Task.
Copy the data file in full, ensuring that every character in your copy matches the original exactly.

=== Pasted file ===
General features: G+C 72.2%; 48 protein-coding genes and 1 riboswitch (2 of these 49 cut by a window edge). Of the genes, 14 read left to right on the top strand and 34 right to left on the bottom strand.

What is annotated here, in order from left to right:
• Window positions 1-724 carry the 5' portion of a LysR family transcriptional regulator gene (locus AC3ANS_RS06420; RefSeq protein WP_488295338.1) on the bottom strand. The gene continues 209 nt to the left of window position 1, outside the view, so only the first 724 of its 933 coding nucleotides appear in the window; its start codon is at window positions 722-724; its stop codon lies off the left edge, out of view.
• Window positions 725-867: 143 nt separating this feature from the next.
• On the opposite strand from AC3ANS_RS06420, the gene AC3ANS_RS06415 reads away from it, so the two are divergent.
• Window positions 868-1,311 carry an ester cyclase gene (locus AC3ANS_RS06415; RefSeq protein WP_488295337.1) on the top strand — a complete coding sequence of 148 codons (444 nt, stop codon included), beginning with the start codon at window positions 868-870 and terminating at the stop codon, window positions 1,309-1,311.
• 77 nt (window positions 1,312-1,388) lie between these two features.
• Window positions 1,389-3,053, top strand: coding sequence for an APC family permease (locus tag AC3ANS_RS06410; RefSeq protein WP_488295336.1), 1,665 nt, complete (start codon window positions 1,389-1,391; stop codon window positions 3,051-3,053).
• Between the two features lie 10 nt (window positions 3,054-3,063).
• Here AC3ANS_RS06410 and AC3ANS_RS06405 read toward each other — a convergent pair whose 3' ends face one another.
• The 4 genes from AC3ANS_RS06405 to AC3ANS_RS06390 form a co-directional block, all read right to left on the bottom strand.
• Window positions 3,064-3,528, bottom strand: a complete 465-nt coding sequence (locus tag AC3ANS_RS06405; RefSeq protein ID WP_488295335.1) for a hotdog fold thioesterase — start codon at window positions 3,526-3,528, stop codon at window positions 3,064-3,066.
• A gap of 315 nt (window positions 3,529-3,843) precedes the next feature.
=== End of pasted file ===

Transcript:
General features: G+C 72.2%; 48 protein-coding genes and 1 riboswitch (2 of these 49 cut by a window edge). Of the genes, 14 read left to right on the top strand and 34 right to left on the bottom strand.

What is annotated here, in order from left to right:
• Window positions 1-724 carry the 5' portion of a LysR family transcriptional regulator gene (locus AC3ANS_RS06420; RefSeq protein WP_488295338.1) on the bottom strand. The gene continues 209 nt to the left of window position 1, outside the view, so only the first 724 of its 933 coding nucleotides appear in the window; its start codon is at window positions 722-724; its stop codon lies off the left edge, out of view.
• Window positions 725-867: 143 nt separating this feature from the next.
• On the opposite strand from AC3ANS_RS06420, the gene AC3ANS_RS06415 reads away from it, so the two are divergent.
• Window positions 868-1,311 carry an ester cyclase gene (locus AC3ANS_RS06415; RefSeq protein WP_488295337.1) on the top strand — a complete coding sequence of 148 codons (444 nt, stop codon included), beginning with the start codon at window positions 868-870 and terminating at the stop codon, window positions 1,309-1,311.
• 77 nt (window positions 1,312-1,388) lie between these two features.
• Window positions 1,389-3,053, top strand: coding sequence for an APC family permease (locus tag AC3ANS_RS06410; RefSeq protein WP_488295336.1), 1,665 nt, complete (start codon window positions 1,389-1,391; stop codon window positions 3,051-3,053).
• Between the two features lie 10 nt (window positions 3,054-3,063).
• Here AC3ANS_RS06410 and AC3ANS_RS06405 read toward each other — a convergent pair whose 3' ends face one another.
• The 4 genes from AC3ANS_RS06405 to AC3ANS_RS06390 form a co-directional block, all read right to left on the bottom strand.
• Window positions 3,064-3,528, bottom strand: a complete 465-nt coding sequence (locus tag AC3ANS_RS06405; RefSeq protein ID WP_488295335.1) for a hotdog fold thioesterase — start codon at window positions 3,526-3,528, stop codon at window positions 3,064-3,066.
• A gap of 315 nt (window positions 3,529-3,843) precedes the next feature.